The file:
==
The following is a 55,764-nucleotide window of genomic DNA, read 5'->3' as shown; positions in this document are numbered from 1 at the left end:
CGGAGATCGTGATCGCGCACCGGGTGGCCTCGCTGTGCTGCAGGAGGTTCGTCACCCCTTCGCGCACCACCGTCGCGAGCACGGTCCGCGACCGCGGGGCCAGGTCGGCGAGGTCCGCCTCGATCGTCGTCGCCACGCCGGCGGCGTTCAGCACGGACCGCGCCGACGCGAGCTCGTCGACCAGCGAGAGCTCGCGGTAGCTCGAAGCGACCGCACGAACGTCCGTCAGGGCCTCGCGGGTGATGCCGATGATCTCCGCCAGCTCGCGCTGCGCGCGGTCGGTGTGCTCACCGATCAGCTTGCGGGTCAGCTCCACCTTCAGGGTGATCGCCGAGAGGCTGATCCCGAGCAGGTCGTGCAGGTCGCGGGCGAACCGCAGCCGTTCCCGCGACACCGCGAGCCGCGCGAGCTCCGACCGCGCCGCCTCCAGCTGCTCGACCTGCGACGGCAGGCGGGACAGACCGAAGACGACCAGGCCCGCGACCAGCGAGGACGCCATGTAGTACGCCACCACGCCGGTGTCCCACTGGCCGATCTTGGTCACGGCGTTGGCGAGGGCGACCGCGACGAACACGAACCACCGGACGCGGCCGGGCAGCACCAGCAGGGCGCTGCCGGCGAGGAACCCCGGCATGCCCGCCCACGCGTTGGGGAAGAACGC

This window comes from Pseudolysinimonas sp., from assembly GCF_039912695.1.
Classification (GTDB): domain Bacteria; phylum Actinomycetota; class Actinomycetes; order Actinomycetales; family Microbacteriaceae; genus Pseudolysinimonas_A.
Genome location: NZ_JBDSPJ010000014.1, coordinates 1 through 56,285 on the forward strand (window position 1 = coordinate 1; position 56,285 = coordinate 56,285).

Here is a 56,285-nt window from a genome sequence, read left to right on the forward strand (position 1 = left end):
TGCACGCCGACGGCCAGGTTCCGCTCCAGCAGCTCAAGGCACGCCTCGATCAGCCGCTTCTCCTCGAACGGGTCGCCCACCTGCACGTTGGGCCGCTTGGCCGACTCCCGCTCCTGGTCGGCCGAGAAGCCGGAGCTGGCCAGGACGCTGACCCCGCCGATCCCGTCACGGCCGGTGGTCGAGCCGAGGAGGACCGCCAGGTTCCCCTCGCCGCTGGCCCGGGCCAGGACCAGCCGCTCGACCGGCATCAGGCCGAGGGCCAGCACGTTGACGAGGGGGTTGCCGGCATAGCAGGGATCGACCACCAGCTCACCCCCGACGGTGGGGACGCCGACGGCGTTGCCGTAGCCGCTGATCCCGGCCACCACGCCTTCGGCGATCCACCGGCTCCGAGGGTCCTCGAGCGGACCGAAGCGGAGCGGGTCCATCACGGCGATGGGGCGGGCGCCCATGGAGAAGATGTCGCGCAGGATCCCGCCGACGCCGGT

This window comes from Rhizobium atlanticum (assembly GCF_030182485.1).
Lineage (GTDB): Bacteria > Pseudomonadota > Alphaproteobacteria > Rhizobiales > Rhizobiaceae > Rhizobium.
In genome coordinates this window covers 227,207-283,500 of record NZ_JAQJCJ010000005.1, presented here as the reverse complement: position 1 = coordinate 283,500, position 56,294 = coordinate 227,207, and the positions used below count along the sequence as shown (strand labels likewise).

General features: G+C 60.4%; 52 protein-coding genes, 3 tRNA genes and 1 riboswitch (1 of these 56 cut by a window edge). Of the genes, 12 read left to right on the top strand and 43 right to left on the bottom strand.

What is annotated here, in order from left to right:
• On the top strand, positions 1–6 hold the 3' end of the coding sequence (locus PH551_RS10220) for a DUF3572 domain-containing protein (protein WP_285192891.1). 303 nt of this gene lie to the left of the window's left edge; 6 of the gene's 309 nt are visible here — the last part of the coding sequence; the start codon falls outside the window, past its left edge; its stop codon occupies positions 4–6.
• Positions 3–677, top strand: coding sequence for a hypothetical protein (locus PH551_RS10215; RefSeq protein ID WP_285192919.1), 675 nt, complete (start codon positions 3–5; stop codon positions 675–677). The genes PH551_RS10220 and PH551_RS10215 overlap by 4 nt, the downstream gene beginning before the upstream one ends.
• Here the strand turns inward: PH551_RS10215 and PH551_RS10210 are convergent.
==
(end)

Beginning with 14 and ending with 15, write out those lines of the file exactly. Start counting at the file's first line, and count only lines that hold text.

• Positions 3–677, top strand: coding sequence for a hypothetical protein (locus PH551_RS10215; RefSeq protein ID WP_285192919.1), 675 nt, complete (start codon positions 3–5; stop codon positions 675–677). The genes PH551_RS10220 and PH551_RS10215 overlap by 4 nt, the downstream gene beginning before the upstream one ends.
• Here the strand turns inward: PH551_RS10215 and PH551_RS10210 are convergent.